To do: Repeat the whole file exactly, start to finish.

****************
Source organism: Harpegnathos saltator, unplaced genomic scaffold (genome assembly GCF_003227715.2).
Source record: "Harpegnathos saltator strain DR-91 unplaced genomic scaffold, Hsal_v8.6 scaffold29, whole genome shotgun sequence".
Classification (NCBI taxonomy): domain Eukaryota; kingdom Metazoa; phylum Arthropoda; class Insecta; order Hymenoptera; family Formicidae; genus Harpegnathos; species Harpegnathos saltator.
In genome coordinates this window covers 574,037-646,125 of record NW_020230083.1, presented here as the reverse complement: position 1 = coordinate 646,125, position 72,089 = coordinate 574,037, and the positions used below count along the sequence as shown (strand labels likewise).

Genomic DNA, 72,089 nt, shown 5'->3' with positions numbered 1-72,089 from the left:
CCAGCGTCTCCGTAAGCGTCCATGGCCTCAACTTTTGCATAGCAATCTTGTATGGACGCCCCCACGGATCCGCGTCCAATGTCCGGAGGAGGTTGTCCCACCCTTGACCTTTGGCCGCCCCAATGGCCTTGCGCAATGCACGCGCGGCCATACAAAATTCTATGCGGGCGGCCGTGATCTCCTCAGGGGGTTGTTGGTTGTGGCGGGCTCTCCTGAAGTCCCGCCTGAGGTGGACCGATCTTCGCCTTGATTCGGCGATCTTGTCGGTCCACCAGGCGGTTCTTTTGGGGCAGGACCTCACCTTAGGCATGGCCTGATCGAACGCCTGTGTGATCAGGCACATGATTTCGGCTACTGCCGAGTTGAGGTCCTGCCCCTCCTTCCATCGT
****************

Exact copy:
Source organism: Harpegnathos saltator, unplaced genomic scaffold (genome assembly GCF_003227715.2).
Source record: "Harpegnathos saltator strain DR-91 unplaced genomic scaffold, Hsal_v8.6 scaffold29, whole genome shotgun sequence".
Classification (NCBI taxonomy): domain Eukaryota; kingdom Metazoa; phylum Arthropoda; class Insecta; order Hymenoptera; family Formicidae; genus Harpegnathos; species Harpegnathos saltator.
In genome coordinates this window covers 574,037-646,125 of record NW_020230083.1, presented here as the reverse complement: position 1 = coordinate 646,125, position 72,089 = coordinate 574,037, and the positions used below count along the sequence as shown (strand labels likewise).

Genomic DNA, 72,089 nt, shown 5'->3' with positions numbered 1-72,089 from the left:
CCAGCGTCTCCGTAAGCGTCCATGGCCTCAACTTTTGCATAGCAATCTTGTATGGACGCCCCCACGGATCCGCGTCCAATGTCCGGAGGAGGTTGTCCCACCCTTGACCTTTGGCCGCCCCAATGGCCTTGCGCAATGCACGCGCGGCCATACAAAATTCTATGCGGGCGGCCGTGATCTCCTCAGGGGGTTGTTGGTTGTGGCGGGCTCTCCTGAAGTCCCGCCTGAGGTGGACCGATCTTCGCCTTGATTCGGCGATCTTGTCGGTCCACCAGGCGGTTCTTTTGGGGCAGGACCTCACCTTAGGCATGGCCTGATCGAACGCCTGTGTGATCAGGCACATGATTTCGGCTACTGCCGAGTTGAGGTCCTGCCCCTCCTTCCATCGT